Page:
Thames Tideway Tunnel London: a landscape architect’s view

As demonstrated in Strand on the Green whenever the re is a high tide, floods can be beautiful. Local residents have taken their own flood defence measures. They include door, gate and window seals (photo courtesy Bruno Girin).

As demonstrated in Strand on the Green whenever the re is a high tide, floods can be beautiful. Local residents have taken their own flood defence measures. They include door, gate and window seals (photo courtesy Bruno Girin).

Like all Londoners, I expect to have to pay £80/year for the rest of my life for the Thames Tideway Tunnel. The ‘supersewer’ will run under the north shore of the river in Central London. Is this a good deal for Londoners? No. Could landscape architects have offered an alternative solution to the problem? Yes.

Martin Blaiklock, an expert in infrastructure finance examined examined the proposal and reached the conclusion that a Sustainable Urban Drainage Systems (SUDS) approach would:

  • be quicker to implement, thereby meeting EU requirements by an
    earlier date (and hopefully avoiding any fines which might be imposed);
  • lower financial risk: with SUDS the risk will be spread across a series
    of projects, not just one, and the funds to be raised are individually
    smaller and could be spread over a number of years; and
  •  create more jobs: tunnels provide limited job opportunities, whilst a
    series of SUDS could employ larger numbers of (less skilled) workers.

It was a great opportunity for the landscape architecture profession, as experts in the design of SUDS, to publicise the way in which London could be retrofitted with a sustainable drainage system.   Storm detention, infiltration and evapo-transpiration facilities could have become a major income generator for public and private open spaces. Some buildings would need flood-proofing, as at Strand-on-the-Green in West London. See also: Blue Green UK – Promoting the use of Best Technical Knowledge to support Blue-Greening in our cities. The key point is that most of London has a combined surface and foul water drainage system. In can cope most of the time but when there is exceptionally heavy it overflows into the Thames. If the flood waters could be managed near to where they fall (by source control) the system would not become overloaded and the Thames would not be polluted by raw sewage.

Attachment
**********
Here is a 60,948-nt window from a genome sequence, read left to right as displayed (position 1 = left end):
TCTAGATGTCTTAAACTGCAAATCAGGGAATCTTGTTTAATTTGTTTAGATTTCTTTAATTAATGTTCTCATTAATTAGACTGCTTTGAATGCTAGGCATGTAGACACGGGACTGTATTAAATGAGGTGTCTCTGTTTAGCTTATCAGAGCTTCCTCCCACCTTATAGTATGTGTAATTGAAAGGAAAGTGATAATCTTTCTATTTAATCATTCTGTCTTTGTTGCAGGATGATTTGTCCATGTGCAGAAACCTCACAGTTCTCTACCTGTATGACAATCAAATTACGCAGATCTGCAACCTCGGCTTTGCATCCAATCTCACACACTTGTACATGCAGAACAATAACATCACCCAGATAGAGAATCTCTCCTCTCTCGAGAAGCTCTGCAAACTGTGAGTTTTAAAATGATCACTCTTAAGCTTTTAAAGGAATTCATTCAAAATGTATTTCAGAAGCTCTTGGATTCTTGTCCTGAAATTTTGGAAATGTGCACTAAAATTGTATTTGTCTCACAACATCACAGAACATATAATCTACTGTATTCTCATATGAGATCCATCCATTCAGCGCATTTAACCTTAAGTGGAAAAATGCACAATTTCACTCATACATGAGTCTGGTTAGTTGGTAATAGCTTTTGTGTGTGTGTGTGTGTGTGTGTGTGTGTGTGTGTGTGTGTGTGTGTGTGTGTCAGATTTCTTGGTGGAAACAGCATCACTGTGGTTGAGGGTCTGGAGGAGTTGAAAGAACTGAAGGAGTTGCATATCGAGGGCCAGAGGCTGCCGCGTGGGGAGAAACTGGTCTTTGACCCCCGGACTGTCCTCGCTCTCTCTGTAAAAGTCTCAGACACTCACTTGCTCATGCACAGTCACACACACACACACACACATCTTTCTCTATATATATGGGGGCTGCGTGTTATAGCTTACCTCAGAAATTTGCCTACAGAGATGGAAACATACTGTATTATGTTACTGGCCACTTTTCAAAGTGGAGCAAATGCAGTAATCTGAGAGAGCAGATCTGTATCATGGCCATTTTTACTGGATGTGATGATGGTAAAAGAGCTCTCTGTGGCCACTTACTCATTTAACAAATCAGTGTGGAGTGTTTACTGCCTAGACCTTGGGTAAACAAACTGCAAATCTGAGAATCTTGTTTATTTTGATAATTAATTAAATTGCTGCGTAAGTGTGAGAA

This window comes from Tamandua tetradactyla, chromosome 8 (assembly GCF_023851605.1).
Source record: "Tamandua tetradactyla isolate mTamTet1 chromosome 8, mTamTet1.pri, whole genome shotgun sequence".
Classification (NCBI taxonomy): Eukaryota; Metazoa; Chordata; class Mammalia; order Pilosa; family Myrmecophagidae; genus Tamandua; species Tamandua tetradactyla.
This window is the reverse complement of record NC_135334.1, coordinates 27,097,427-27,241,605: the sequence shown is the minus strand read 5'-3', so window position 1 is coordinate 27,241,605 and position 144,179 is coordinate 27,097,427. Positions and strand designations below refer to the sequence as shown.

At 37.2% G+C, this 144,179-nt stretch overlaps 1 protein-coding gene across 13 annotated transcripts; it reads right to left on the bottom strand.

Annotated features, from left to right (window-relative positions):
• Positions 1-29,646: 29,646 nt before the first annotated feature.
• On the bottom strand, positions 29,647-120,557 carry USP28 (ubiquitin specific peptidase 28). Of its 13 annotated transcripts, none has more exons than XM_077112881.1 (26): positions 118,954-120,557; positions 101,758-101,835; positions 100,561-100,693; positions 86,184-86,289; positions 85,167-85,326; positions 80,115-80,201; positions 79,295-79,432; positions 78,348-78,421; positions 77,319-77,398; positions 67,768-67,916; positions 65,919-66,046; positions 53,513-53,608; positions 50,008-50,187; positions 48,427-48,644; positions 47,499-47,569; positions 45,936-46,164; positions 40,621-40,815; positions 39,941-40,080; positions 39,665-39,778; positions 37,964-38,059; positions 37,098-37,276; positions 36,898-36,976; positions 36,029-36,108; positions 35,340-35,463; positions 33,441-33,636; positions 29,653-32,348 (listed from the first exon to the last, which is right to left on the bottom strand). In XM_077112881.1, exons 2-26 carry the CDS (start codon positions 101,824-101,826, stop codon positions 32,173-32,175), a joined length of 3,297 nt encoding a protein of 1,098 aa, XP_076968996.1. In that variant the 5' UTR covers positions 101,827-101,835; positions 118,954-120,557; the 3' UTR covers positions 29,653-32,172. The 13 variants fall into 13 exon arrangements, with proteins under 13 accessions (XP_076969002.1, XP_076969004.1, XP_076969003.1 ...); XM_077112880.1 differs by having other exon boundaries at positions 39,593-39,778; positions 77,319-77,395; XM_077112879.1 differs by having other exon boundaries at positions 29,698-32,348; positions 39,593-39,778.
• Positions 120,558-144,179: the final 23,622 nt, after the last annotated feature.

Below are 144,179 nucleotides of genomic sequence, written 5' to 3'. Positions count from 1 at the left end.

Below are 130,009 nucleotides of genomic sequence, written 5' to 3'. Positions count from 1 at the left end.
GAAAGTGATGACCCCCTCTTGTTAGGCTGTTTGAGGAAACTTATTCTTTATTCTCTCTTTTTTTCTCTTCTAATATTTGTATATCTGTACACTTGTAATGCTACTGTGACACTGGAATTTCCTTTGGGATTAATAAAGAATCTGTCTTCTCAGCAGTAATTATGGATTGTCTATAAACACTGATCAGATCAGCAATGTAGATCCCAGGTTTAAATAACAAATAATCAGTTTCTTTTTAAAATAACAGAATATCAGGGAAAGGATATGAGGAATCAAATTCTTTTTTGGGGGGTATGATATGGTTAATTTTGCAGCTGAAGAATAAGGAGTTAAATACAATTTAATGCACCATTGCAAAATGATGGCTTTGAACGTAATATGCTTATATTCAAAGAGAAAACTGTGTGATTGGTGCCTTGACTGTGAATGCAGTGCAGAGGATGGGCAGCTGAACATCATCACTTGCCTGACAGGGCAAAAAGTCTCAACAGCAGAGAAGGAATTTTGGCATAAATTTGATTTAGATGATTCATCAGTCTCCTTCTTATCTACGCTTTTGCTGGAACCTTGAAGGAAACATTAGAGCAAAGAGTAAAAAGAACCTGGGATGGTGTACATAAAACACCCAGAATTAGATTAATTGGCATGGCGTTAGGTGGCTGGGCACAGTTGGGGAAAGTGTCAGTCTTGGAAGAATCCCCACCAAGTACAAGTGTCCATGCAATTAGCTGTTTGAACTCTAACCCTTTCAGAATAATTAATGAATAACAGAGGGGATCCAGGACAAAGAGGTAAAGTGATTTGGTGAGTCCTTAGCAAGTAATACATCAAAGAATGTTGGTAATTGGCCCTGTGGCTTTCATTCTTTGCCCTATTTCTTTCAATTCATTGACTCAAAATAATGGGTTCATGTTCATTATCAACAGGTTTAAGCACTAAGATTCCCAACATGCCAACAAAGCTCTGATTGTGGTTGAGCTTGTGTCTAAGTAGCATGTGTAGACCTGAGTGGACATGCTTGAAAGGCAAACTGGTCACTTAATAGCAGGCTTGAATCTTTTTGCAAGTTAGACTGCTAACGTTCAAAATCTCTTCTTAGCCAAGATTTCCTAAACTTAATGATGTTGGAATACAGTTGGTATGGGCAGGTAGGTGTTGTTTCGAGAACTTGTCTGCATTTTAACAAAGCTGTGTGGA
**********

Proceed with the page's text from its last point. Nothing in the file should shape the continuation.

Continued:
On 27.11.2014 the Guardian reported that ‘Professor Chris Binnie, who chaired an assessment team that supported the super sewer a decade ago, is now questioning its value for money as diggers prepare to move in. “The tunnel will do what it says it will do. But it is almost certainly a stupendous waste of money for very limited benefit”’.  Binnie went on to explain that ‘Since the tunnel was chosen, in the intervening 10 years, technology has moved on much and techniques such as sustainable drainage systems, real-time control of sewer flows, floating booms to retain floating litter, sewer separation and the like have been developed and are now widely used elsewhere’. Private Eye further explained that Thames Water Utilities ‘has recently given plum jobs to some important government chaps (all chaps, of course) who originally gave permission for the tunnel’.

In 2015 the Mayor announced the London Sustainable Drainage Action Plan. If this initiative had been taken 25 years ago, when UK landscape architects became concerned about sustainable urban surface water management, there would have been no need for the Thames Tideway Tunnel.

Tom Turner

Posted in flood prevention

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